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From: Zachary Turner <zturner <at> google.com>
Subject: Multi-threading and mutexes in LLVM
Newsgroups: gmane.comp.compilers.llvm.devel
Date: Saturday 7th June 2014 01:47:55 UTC (over 3 years ago)
+chandlerc, aaronballman, in case there are additional carryovers and/or
issues from the review thread which I've left out.

I have a patch up for review[1, 2] that attempts to replace LLVM's mutex
implementation with std::mutex and std::recursive_mutex.  While the patch
seems to work, there are questions surrounding whether or not the approach
used is correct.

I'll try to summarize the issues as best I can, in hopes of getting some
feedback from a broader audience, to make sure this is done correctly:

1) Should support multi-threading be a compile-time or runtime parameter in

Currently it is both.  It is compile-time through the use of the
define LLVM_ENABLE_THREADS, and it is runtime through the use of functions
llvm_start_multithreaded, llvm_is_multithreaded, etc.  I and some others
feel like runtime support for multi-threading could be removed, and it
should be compile-time only.  However, I am not aware of all the ways in
which this is being used, so this is where I would like some feedback.  The
issues I have with runtime multithreading support are the following:

* It leads to confusing code.  At any given point, is multi-threading
enabled or disabled?  You never know without calling llvm_is_multithreaded,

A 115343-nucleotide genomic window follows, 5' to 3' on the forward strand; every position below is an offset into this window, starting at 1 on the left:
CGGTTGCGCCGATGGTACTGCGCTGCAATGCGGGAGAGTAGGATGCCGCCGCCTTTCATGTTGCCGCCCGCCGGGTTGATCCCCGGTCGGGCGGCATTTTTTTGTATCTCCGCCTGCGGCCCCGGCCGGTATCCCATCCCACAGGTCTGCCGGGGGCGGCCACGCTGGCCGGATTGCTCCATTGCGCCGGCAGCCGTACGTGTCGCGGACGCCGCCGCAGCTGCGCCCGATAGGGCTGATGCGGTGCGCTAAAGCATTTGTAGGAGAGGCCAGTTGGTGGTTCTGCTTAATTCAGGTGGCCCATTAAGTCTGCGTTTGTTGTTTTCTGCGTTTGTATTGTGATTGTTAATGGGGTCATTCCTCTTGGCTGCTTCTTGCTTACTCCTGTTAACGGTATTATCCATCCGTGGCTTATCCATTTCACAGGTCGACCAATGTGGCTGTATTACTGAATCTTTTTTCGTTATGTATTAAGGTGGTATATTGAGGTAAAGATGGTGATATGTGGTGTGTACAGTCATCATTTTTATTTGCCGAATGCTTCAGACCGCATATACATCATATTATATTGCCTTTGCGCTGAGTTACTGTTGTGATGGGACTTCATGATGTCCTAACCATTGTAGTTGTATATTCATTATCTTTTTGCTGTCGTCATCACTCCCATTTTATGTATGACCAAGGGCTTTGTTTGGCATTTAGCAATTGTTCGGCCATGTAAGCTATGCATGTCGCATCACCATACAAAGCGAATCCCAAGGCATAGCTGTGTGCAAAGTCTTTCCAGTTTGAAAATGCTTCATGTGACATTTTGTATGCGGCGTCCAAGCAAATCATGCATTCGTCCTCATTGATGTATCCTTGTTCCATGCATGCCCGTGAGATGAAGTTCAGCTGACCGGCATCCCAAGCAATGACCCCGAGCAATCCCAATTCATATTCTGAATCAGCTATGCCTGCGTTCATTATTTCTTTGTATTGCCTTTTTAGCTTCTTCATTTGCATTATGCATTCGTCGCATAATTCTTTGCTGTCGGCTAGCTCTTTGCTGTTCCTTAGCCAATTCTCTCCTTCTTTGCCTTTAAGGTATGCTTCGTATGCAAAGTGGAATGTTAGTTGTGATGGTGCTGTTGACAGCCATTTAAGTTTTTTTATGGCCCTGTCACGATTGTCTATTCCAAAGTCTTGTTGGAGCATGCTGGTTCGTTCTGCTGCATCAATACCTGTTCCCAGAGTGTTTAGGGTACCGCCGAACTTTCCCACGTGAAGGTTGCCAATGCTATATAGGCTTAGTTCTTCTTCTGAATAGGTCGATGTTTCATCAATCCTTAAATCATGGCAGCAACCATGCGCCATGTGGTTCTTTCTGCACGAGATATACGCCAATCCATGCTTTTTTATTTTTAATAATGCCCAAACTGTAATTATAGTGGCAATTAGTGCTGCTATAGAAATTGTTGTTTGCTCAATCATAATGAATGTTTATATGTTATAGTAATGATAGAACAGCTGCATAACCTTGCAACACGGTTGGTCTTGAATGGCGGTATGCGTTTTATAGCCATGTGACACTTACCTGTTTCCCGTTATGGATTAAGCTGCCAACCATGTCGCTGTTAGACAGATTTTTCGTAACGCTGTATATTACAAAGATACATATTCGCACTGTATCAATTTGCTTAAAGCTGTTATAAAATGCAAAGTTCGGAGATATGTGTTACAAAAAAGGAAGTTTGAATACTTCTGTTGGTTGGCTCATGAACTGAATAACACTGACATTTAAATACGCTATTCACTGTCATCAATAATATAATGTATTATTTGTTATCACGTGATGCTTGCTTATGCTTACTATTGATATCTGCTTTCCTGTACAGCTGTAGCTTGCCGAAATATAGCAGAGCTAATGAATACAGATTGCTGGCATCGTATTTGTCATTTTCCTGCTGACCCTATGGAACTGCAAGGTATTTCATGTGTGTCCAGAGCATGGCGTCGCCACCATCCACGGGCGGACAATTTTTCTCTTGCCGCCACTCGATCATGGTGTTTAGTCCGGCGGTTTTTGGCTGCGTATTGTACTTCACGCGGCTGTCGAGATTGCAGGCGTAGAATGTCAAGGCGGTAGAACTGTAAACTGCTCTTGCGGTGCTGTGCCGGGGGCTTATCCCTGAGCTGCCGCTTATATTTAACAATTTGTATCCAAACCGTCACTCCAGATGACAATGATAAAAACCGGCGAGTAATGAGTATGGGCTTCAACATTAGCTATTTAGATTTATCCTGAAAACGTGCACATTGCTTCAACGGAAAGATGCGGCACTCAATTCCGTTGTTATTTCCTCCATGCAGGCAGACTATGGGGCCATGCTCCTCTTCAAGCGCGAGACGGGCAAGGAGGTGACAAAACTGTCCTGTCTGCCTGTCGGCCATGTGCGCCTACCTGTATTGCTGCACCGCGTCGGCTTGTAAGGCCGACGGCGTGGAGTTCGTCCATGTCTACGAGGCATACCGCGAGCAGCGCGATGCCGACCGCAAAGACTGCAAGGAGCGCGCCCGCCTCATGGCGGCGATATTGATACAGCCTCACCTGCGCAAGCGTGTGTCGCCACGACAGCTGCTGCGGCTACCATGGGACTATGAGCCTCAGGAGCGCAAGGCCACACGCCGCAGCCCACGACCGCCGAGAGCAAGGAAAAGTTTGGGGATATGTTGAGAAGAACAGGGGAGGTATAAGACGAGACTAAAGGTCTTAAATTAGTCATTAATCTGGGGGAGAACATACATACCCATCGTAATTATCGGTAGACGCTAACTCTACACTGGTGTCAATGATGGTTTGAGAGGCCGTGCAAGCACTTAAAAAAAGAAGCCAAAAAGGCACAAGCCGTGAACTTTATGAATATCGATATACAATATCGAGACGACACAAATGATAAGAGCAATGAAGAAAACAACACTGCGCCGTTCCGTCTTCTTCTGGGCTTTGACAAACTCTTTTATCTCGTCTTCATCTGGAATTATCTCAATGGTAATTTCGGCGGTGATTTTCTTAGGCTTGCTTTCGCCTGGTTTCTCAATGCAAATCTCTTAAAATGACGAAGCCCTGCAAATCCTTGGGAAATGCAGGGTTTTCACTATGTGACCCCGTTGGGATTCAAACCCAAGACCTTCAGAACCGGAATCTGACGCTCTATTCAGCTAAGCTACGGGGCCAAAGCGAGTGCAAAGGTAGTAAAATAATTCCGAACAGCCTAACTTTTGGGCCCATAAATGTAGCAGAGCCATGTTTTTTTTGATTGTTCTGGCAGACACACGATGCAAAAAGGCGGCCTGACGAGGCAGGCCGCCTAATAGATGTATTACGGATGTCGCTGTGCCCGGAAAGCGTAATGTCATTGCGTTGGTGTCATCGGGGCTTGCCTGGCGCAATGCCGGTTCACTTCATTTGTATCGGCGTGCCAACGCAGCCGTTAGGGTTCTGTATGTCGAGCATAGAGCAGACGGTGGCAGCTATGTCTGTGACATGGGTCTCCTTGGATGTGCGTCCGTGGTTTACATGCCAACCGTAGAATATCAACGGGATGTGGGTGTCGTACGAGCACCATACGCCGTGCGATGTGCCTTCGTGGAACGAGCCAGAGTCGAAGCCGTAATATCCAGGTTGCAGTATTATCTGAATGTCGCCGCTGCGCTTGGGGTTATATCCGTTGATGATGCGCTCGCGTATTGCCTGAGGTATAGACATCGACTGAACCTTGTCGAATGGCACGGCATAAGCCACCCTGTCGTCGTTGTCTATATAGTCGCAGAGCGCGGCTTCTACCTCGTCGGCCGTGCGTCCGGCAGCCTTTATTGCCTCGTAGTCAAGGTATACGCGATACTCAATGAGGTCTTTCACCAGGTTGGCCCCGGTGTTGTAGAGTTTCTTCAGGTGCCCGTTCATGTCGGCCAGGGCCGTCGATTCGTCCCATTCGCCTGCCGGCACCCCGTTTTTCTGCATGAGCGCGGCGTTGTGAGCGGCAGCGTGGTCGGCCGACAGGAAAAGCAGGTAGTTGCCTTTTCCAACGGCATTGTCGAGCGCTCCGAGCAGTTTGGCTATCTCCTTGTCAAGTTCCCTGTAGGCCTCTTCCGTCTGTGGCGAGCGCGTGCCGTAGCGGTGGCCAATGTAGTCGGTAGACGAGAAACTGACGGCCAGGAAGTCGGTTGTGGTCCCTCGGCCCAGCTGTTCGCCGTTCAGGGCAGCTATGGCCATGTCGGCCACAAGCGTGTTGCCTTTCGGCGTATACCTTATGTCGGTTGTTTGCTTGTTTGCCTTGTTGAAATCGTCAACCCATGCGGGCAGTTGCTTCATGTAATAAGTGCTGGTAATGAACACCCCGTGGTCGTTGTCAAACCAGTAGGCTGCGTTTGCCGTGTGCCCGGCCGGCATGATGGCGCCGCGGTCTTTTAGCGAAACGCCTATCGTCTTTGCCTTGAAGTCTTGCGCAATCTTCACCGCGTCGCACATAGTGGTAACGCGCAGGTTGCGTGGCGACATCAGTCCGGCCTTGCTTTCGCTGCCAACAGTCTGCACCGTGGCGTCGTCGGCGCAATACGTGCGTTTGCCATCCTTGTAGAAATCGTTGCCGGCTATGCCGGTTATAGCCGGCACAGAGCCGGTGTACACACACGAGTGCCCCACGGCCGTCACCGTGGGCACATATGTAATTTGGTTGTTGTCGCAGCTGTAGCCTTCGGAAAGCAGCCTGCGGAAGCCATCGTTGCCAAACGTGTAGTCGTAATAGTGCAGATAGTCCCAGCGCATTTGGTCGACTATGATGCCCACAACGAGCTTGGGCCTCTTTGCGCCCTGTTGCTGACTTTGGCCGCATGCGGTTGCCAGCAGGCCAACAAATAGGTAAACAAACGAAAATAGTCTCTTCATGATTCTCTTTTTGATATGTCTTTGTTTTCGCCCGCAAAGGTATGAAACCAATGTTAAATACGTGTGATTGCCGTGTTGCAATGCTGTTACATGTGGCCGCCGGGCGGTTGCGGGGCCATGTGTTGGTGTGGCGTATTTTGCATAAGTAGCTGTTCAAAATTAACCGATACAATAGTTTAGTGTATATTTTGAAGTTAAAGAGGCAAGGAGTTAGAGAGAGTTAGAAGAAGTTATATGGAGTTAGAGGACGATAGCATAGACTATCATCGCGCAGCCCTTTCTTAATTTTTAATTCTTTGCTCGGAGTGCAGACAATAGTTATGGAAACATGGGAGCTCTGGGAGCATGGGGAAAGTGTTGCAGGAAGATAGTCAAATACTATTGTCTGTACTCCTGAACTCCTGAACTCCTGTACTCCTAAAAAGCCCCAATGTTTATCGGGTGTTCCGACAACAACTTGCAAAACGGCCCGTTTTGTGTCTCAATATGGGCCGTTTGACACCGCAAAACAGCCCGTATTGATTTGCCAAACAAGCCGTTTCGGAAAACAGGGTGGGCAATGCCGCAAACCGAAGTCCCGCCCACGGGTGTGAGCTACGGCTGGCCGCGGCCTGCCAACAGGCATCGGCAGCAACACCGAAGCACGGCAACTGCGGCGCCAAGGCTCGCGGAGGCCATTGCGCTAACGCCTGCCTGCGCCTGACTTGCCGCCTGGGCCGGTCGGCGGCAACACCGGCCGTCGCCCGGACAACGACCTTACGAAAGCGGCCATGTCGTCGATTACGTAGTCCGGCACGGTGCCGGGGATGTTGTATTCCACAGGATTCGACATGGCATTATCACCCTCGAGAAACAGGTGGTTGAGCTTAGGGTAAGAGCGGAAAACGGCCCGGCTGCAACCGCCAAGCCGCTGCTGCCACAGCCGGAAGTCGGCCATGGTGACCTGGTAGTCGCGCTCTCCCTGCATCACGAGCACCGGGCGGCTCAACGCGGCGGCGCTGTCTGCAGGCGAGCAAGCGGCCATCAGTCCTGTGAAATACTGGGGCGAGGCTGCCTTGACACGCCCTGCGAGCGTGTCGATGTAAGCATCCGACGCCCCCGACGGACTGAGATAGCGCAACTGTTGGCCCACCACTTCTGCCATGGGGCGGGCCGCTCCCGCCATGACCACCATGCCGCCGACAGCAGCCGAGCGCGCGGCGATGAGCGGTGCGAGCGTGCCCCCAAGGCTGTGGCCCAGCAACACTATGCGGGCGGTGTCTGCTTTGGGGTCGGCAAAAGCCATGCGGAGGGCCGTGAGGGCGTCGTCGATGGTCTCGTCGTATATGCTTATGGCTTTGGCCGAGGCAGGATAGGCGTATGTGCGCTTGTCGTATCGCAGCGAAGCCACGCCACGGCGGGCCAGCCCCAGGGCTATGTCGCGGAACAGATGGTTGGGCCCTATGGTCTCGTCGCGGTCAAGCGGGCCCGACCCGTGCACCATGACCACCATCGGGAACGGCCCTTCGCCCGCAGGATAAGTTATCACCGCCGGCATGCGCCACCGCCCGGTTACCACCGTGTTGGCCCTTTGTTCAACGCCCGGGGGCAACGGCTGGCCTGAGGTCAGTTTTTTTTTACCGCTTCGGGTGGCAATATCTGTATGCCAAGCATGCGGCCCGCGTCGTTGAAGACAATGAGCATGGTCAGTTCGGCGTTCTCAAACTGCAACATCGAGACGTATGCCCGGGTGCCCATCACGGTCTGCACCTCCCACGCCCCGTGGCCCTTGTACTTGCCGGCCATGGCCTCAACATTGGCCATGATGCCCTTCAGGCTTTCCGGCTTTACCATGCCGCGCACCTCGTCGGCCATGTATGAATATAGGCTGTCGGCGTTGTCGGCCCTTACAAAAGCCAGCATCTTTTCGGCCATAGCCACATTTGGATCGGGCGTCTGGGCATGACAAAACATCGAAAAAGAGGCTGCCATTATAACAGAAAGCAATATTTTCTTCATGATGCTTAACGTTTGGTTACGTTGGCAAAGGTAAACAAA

but even calling that is inherently racy, because someone else could
disable it after it returns.

* It leads to subtle bugs.  clang_createIndex, the first time it's called,
enables multi-threading.  What happens if someone else disables it later?
 Things like this shouldn't even be possible.

* Not all platforms even support threading to begin with.  This works now
because llvm_start_multithreaded(), if the compile time flag is set to
disable threads, simply does nothing.  But this decision should be made by
someone else.  Nobody really checks the return value from
llvm_start_multithreaded anyway, so there's already probably bugs where
someone tries to start multi-threading, and it fails.

* What does it actually mean to turn multi-threading support on and off?

Anybody that tries to do this is almost certainly broken due to some edge
cases about when it's on and when it's off.  So this goes back to the first
two points about confusing code and subtle bugs.

2) What should happen when you try to acquire a mutex in an app with
threading disabled?

If this is a compile-time parameter, the solution is simple: make an empty
mutex class that satisfies the Lockable concept, and have its methods do
nothing.  Then typedef something like llvm::mutex to be either std::mutex
or llvm::null_mutex accordingly.  If this is a runtime parameter, it's more
complicated, and we should ask ourselves whether or not it's necessary to
avoid the overhead of acquiring an uncontended mutex in single threaded
apps.  For what it's worth, all reasonable STL implementations will use a
lightweight mutex implementation, which generally require less than 100
nanoseconds to acquire uncontended, so I think we don't need to care, but
again some feedback would be nice.

3) We have some debug code in our mutex implementation that is intended to
try to help catch deadlocks and/or race conditions.  Do we need this code?

I think we can get by without it, but again some feedback about how, if at
all, people are using this would be nice.  For example, if you want to
detect deadlocks and race conditions you can use TSan.


[1] -
[2] - http://reviews.llvm.org/D4033
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